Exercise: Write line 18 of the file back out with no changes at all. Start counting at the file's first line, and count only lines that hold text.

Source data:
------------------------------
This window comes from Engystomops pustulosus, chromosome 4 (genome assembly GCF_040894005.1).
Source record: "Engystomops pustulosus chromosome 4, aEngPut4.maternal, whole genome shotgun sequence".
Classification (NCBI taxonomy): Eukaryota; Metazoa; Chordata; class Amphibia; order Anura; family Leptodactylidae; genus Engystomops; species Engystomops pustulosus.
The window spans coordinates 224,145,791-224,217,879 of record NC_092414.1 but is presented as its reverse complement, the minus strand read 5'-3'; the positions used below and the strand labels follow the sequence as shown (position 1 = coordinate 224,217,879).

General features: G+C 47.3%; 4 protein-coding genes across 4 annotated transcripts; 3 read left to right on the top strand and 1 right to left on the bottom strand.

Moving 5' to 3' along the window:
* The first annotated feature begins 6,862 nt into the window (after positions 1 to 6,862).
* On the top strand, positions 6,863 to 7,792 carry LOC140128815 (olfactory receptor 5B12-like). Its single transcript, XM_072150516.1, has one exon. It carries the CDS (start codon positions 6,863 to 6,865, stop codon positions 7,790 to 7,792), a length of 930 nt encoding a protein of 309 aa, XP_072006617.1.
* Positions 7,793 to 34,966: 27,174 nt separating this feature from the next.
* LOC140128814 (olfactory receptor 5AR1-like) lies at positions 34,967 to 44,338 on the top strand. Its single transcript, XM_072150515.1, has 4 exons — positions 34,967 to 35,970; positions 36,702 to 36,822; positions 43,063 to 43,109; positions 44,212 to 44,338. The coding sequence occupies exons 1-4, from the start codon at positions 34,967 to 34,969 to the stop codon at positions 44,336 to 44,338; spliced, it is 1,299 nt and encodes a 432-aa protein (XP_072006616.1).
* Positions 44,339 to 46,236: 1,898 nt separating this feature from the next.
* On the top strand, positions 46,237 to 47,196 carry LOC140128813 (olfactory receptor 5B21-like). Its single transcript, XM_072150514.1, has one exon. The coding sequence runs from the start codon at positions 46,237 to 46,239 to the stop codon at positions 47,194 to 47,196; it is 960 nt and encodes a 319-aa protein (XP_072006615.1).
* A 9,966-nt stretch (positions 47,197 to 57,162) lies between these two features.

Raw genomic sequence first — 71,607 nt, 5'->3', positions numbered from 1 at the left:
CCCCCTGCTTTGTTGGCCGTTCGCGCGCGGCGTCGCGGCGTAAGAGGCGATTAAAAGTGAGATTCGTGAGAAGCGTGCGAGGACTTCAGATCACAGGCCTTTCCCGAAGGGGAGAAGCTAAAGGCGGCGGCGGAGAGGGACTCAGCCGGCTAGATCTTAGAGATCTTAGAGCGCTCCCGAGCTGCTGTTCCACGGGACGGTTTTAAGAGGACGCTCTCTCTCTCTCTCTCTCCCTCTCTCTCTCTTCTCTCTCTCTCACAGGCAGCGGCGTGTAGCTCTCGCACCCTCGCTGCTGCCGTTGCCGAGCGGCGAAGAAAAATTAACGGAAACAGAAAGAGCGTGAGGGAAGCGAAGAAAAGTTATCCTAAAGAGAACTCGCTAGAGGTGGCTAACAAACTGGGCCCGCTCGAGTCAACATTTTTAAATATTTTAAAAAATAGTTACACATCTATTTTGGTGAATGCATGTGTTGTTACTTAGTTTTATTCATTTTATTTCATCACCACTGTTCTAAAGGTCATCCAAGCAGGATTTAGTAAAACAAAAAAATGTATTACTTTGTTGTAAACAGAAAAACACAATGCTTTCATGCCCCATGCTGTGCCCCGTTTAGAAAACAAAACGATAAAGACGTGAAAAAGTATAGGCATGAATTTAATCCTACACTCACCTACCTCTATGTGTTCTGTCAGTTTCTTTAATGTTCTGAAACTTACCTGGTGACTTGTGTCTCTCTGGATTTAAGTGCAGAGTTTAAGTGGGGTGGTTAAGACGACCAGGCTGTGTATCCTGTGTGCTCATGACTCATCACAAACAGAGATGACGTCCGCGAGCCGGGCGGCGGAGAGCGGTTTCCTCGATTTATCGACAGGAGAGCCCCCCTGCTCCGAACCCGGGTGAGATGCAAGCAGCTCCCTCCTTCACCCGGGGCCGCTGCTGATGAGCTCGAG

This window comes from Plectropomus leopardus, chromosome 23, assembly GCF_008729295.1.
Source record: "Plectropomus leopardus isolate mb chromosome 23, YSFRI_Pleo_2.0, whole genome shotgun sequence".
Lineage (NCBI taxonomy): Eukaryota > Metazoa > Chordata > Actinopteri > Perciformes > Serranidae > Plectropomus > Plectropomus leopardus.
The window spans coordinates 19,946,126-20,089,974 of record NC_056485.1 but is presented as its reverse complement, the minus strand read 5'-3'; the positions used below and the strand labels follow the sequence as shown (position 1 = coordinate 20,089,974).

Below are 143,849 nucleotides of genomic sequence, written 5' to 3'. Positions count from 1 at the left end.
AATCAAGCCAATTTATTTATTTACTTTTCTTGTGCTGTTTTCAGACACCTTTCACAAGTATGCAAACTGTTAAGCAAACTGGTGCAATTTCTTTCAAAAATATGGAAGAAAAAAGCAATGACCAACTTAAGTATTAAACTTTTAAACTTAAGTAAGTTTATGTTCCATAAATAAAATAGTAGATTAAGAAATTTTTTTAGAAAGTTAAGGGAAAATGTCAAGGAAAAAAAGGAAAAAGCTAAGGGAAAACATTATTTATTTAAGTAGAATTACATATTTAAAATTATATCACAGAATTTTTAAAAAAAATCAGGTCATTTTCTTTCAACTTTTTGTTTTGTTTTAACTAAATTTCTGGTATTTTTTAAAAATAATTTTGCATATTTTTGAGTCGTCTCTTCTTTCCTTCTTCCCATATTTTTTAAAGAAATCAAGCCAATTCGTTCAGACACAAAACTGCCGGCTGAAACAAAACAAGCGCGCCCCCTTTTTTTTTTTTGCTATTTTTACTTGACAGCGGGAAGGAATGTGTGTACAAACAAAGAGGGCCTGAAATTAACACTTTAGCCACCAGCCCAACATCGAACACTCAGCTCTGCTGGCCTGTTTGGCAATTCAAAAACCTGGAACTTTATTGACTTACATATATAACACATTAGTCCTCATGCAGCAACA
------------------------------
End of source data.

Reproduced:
Lineage (NCBI taxonomy): Eukaryota > Metazoa > Chordata > Actinopteri > Perciformes > Serranidae > Plectropomus > Plectropomus leopardus.